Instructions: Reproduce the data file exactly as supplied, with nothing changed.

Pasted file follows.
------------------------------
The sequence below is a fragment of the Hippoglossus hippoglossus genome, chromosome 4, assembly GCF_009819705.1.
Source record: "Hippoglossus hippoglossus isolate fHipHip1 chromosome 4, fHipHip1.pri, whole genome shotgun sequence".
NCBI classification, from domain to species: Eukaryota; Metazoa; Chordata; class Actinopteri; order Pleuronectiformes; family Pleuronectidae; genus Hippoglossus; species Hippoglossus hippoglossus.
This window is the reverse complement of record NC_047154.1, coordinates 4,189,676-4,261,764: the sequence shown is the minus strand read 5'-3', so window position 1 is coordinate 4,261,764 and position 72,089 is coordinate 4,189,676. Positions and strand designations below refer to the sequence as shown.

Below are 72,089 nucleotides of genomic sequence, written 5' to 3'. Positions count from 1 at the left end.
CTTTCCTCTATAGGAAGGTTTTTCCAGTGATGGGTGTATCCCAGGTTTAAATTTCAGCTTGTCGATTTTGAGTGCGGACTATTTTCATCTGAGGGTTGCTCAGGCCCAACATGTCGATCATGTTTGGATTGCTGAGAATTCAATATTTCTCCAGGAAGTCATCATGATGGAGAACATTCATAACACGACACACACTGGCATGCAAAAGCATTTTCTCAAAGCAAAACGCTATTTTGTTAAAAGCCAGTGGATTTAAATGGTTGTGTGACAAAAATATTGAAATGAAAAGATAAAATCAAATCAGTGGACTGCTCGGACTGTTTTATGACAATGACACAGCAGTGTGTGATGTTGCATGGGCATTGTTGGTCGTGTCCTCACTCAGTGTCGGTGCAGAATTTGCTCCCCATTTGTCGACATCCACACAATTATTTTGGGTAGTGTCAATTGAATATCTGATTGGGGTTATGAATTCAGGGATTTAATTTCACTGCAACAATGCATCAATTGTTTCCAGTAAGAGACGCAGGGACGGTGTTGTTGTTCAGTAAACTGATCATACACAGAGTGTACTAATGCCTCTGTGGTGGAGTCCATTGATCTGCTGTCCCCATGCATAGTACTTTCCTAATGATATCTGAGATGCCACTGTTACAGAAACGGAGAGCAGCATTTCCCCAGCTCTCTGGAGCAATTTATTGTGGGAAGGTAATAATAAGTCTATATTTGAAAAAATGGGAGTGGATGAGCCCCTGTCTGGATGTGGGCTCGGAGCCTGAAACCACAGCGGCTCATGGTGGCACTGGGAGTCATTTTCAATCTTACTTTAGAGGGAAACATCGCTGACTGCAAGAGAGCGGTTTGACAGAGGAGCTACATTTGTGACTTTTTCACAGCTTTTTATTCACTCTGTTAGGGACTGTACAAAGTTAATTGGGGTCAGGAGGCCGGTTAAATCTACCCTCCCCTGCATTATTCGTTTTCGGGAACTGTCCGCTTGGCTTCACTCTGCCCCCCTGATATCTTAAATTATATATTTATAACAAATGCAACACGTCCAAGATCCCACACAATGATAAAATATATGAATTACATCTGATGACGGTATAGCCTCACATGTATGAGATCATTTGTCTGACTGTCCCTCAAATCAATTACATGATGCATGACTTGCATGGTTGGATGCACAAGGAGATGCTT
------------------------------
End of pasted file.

The sequence below is a fragment of the Hippoglossus hippoglossus genome, chromosome 4, assembly GCF_009819705.1.
Source record: "Hippoglossus hippoglossus isolate fHipHip1 chromosome 4, fHipHip1.pri, whole genome shotgun sequence".
NCBI classification, from domain to species: Eukaryota; Metazoa; Chordata; class Actinopteri; order Pleuronectiformes; family Pleuronectidae; genus Hippoglossus; species Hippoglossus hippoglossus.
This window is the reverse complement of record NC_047154.1, coordinates 4,189,676-4,261,764: the sequence shown is the minus strand read 5'-3', so window position 1 is coordinate 4,261,764 and position 72,089 is coordinate 4,189,676. Positions and strand designations below refer to the sequence as shown.

Below are 72,089 nucleotides of genomic sequence, written 5' to 3'. Positions count from 1 at the left end.
CTTTCCTCTATAGGAAGGTTTTTCCAGTGATGGGTGTATCCCAGGTTTAAATTTCAGCTTGTCGATTTTGAGTGCGGACTATTTTCATCTGAGGGTTGCTCAGGCCCAACATGTCGATCATGTTTGGATTGCTGAGAATTCAATATTTCTCCAGGAAGTCATCATGATGGAGAACATTCATAACACGACACACACTGGCATGCAAAAGCATTTTCTCAAAGCAAAACGCTATTTTGTTAAAAGCCAGTGGATTTAAATGGTTGTGTGACAAAAATATTGAAATGAAAAGATAAAATCAAATCAGTGGACTGCTCGGACTGTTTTATGACAATGACACAGCAGTGTGTGATGTTGCATGGGCATTGTTGGTCGTGTCCTCACTCAGTGTCGGTGCAGAATTTGCTCCCCATTTGTCGACATCCACACAATTATTTTGGGTAGTGTCAATTGAATATCTGATTGGGGTTATGAATTCAGGGATTTAATTTCACTGCAACAATGCATCAATTGTTTCCAGTAAGAGACGCAGGGACGGTGTTGTTGTTCAGTAAACTGATCATACACAGAGTGTACTAATGCCTCTGTGGTGGAGTCCATTGATCTGCTGTCCCCATGCATAGTACTTTCCTAATGATATCTGAGATGCCACTGTTACAGAAACGGAGAGCAGCATTTCCCCAGCTCTCTGGAGCAATTTATTGTGGGAAGGTAATAATAAGTCTATATTTGAAAAAATGGGAGTGGATGAGCCCCTGTCTGGATGTGGGCTCGGAGCCTGAAACCACAGCGGCTCATGGTGGCACTGGGAGTCATTTTCAATCTTACTTTAGAGGGAAACATCGCTGACTGCAAGAGAGCGGTTTGACAGAGGAGCTACATTTGTGACTTTTTCACAGCTTTTTATTCACTCTGTTAGGGACTGTACAAAGTTAATTGGGGTCAGGAGGCCGGTTAAATCTACCCTCCCCTGCATTATTCGTTTTCGGGAACTGTCCGCTTGGCTTCACTCTGCCCCCCTGATATCTTAAATTATATATTTATAACAAATGCAACACGTCCAAGATCCCACACAATGATAAAATATATGAATTACATCTGATGACGGTATAGCCTCACATGTATGAGATCATTTGTCTGACTGTCCCTCAAATCAATTACATGATGCATGACTTGCATGGTTGGATGCACAAGGAGATGCTT